Nelson Mandela as a Third Side

 

William Ury

Director of the Global Negotiation Project, Program on Negotiation, Harvard Law School

Interviewed by Julian Portilla, 2003


This rough transcript provides a text alternative to audio. We apologize for occasional errors and unintelligible sections (which are marked with ???).

Q: So, ok, but now, the idea of violence as an alternative in terms of bolstering the power of - or at least the position of -- the less powerful seems like it's still looming. I mean the idea of terrible injustice, and that it's not going to change unless we have a revolution, or unless there's some sort of violent protest. And I think Nelson Mandela is also a consummate third sider and always had command over the street riots to say, "Ok, when this isn't working, we're going to the streets "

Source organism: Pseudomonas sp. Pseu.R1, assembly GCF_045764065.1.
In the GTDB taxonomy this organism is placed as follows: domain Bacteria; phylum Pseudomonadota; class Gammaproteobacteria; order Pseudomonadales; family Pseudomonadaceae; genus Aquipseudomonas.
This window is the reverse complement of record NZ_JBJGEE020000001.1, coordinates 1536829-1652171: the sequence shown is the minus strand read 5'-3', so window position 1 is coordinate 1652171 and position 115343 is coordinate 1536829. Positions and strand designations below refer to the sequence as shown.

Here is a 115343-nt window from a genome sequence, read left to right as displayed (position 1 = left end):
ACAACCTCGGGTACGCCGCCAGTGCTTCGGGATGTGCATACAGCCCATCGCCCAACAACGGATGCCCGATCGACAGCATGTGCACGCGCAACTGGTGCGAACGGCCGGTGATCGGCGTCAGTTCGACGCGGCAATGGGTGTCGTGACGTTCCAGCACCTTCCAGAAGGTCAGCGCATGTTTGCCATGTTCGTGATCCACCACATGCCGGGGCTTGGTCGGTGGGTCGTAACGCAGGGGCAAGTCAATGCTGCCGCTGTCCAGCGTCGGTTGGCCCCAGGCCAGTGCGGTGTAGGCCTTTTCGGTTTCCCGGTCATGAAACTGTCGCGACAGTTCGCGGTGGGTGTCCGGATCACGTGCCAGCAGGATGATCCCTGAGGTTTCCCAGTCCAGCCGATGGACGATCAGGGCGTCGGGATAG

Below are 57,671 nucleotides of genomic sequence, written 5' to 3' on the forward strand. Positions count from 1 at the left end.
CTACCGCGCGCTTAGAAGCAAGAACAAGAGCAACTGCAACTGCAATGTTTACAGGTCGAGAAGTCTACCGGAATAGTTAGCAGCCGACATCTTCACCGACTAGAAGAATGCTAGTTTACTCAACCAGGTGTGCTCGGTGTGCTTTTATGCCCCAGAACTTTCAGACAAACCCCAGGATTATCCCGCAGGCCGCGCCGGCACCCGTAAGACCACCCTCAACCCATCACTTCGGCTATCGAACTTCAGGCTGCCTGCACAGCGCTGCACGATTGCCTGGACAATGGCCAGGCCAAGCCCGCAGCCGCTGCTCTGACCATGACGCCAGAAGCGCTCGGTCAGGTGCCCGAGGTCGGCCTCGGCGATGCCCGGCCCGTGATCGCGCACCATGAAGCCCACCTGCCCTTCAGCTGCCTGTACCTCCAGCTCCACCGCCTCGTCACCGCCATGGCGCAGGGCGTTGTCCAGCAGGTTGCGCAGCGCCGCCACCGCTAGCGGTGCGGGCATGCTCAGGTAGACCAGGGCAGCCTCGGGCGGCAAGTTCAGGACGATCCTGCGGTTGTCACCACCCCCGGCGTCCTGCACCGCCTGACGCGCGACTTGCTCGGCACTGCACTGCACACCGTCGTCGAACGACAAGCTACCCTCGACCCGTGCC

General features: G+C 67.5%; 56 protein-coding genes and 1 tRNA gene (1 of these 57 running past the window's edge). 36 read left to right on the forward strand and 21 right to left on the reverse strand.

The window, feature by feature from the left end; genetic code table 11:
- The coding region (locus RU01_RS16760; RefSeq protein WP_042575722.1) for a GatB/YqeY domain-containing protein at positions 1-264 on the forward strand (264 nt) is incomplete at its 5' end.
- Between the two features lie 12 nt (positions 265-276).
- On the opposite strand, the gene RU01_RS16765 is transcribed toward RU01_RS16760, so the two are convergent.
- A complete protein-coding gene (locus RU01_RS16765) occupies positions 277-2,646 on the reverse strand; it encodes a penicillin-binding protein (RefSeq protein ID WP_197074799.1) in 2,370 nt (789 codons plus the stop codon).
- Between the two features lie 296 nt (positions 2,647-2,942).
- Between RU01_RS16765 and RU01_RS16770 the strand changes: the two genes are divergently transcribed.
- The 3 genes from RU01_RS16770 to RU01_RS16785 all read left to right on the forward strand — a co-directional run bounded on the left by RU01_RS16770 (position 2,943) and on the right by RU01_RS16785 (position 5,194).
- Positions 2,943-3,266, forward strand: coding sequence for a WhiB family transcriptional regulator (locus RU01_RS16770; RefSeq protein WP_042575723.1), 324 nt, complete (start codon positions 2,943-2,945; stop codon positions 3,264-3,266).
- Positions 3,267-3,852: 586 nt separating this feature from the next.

A: Right. Well see, Mandela to me is a great example of a third sider - he wasn't neutral, he was on one side and he stood for the whole. If you just look at his language, all throughout, from the very beginning - even back from the revonian trial??? Back in the '50s and early '60s was, "I stand for the whites and the blacks. I want the freedom of the blacks and the freedom of the whites and all of the other people in South Africa." And it's really interesting, I remember when he was released from prison after 27 years, and he goes and gives his first speech there, I believe it was in Parliament Square there in Capetown, and there's this huge everyone's paying attention - all these TV cameras, and his first words are in Afrikans, the language of his adversary. Because he's trying to say, "I am standing for a South Africa that includes you." So he [Nelson Mandela] very definitely is a model third sider and again he is an insider and he was helped by the outsiders.